In a year or two, 4K resolution will likely be a standard feature in streaming media boxes. Until then, we have the Nvidia Shield Android TV. The Shield is more than just an Android TV set-top box with 4K streaming. It’s a lightweight gaming console, whose Tegra X1 processor can handle some modern games like Borderlands: The Pre-Sequel, The Talos Principle, and Portal. It can also stream high-end games from the Internet using Nvidia’s GRID subscription service, and from networked PCs with Nvidia GeForce graphics processors on board.
All of this power comes at a cost, however; at $200 with 16 GB of storage (or $300 for a “Pro” version with 500 GB of storage), the Shield Android TV is twice the price of a Roku 3 or Amazon Fire TV, and nearly three times pricier than an Apple TV.
While Nvidia argues that the Shield Android TV isn’t just for gamers, that’s a hard message to accept when a traditional remote costs $50 extra. Whether you play games or not, the console comes with a bulky game controller, and although it’s plenty capable—there’s a microphone for voice search, a headphone jack for private listening, and built-in volume controls—it steepens the learning curve for non-gamers. Even the fact that it has an on/off state can cause extra headaches, as its light-up buttons drain battery life while you watch a movie or listen to music.
If you can accept the price tag and aren’t bothered by the gaming angle, the Shield Android TV has its virtues. It has two USB ports (for connecting peripherals or storage devices), and it supports Google Cast functionality for beaming video and music from a wide range of mobile apps. With a $130 HDHomeRun Extend, you can set up an antenna next to your router and stream over-the-air TV channels to the device. Android TV’s Live Channels app provides an impressive interface for viewing these free broadcasts.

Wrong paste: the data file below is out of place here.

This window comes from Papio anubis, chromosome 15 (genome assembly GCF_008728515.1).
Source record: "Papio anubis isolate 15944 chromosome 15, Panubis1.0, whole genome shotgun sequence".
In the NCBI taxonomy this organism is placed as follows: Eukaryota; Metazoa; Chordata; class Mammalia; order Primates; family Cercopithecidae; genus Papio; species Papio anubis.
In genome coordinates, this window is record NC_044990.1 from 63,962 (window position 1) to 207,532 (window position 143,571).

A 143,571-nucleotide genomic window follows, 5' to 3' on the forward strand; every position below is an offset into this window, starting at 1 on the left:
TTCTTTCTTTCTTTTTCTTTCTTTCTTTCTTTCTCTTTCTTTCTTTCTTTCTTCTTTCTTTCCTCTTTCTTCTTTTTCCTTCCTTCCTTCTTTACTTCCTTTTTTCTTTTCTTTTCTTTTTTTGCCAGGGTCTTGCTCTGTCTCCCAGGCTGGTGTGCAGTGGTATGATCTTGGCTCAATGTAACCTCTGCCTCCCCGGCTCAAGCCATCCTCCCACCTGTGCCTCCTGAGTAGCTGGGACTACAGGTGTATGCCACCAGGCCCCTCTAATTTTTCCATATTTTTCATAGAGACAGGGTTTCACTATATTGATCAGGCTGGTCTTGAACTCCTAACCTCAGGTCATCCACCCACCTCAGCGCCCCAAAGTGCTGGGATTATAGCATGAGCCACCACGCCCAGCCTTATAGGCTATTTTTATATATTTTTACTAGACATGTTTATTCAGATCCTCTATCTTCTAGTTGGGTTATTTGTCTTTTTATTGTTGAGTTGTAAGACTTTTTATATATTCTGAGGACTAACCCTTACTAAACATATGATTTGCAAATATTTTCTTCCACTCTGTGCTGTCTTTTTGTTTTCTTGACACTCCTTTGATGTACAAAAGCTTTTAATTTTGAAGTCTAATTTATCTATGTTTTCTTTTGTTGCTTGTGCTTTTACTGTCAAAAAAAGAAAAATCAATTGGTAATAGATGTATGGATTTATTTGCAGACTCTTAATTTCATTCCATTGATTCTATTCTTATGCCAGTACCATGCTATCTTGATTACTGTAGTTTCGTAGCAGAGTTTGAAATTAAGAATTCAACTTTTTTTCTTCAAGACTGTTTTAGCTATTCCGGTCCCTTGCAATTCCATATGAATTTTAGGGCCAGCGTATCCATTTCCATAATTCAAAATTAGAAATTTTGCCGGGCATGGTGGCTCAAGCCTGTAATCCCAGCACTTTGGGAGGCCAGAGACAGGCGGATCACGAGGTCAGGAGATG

As for software, Android TV has made some great leaps in the last year, and its app support is much better than it used to be, although it can’t quite match Roku (Amazon Instant Video is a major missing piece). And some apps are buggy: CBS News, for instance, always fails to resume video playback after commercials, and on several occasions I’ve had to exit and re-open Pandora to get it working. It’d also be nice if users could customize the order of apps on the home screen, or move sections around. Again, Nvidia makes games the focus by placing them higher up than the app list.
The Nvidia Shield Android TV is rough around the edges in both hardware and software. But between gaming, 4K video, and Google Cast, it’s capable of some tricks that other set-tops can’t touch. For those who crave raw power and future-proofing, the Shield’s perks could be worth the occasional frustration.
Jared Newman has been helping folks make sense of technology for over a decade, writing for PCWorld, TechHive, and elsewhere. He also publishes two newsletters, Advisorator for straightforward tech advice and Cord Cutter Weekly for saving money on TV service.